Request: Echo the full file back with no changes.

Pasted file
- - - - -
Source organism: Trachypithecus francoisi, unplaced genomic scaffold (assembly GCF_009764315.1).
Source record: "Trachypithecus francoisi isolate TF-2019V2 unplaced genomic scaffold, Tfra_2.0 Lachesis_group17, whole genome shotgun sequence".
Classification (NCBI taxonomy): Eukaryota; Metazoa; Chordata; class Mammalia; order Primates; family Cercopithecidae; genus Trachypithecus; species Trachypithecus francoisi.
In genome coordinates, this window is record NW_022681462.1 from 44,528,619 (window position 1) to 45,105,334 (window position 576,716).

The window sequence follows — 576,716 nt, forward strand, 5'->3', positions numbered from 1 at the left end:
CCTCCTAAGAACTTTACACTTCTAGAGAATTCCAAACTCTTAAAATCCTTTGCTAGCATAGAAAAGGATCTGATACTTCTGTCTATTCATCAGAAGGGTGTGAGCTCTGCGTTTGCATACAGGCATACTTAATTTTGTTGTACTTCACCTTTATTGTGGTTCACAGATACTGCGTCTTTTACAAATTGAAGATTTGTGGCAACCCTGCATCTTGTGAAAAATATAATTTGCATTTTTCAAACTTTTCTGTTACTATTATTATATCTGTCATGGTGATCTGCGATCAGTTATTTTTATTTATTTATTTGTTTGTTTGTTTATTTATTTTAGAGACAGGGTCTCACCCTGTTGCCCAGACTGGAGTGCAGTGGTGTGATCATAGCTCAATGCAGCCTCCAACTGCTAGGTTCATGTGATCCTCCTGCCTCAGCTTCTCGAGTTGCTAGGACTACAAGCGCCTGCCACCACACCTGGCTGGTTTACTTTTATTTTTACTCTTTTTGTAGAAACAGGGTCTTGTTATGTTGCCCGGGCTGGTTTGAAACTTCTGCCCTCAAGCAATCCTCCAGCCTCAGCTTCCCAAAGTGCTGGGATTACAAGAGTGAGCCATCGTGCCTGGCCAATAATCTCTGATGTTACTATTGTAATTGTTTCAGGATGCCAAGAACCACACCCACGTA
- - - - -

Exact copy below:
Source organism: Trachypithecus francoisi, unplaced genomic scaffold (assembly GCF_009764315.1).
Source record: "Trachypithecus francoisi isolate TF-2019V2 unplaced genomic scaffold, Tfra_2.0 Lachesis_group17, whole genome shotgun sequence".
Classification (NCBI taxonomy): Eukaryota; Metazoa; Chordata; class Mammalia; order Primates; family Cercopithecidae; genus Trachypithecus; species Trachypithecus francoisi.
In genome coordinates, this window is record NW_022681462.1 from 44,528,619 (window position 1) to 45,105,334 (window position 576,716).

The window sequence follows — 576,716 nt, forward strand, 5'->3', positions numbered from 1 at the left end:
CCTCCTAAGAACTTTACACTTCTAGAGAATTCCAAACTCTTAAAATCCTTTGCTAGCATAGAAAAGGATCTGATACTTCTGTCTATTCATCAGAAGGGTGTGAGCTCTGCGTTTGCATACAGGCATACTTAATTTTGTTGTACTTCACCTTTATTGTGGTTCACAGATACTGCGTCTTTTACAAATTGAAGATTTGTGGCAACCCTGCATCTTGTGAAAAATATAATTTGCATTTTTCAAACTTTTCTGTTACTATTATTATATCTGTCATGGTGATCTGCGATCAGTTATTTTTATTTATTTATTTGTTTGTTTGTTTATTTATTTTAGAGACAGGGTCTCACCCTGTTGCCCAGACTGGAGTGCAGTGGTGTGATCATAGCTCAATGCAGCCTCCAACTGCTAGGTTCATGTGATCCTCCTGCCTCAGCTTCTCGAGTTGCTAGGACTACAAGCGCCTGCCACCACACCTGGCTGGTTTACTTTTATTTTTACTCTTTTTGTAGAAACAGGGTCTTGTTATGTTGCCCGGGCTGGTTTGAAACTTCTGCCCTCAAGCAATCCTCCAGCCTCAGCTTCCCAAAGTGCTGGGATTACAAGAGTGAGCCATCGTGCCTGGCCAATAATCTCTGATGTTACTATTGTAATTGTTTCAGGATGCCAAGAACCACACCCACGTA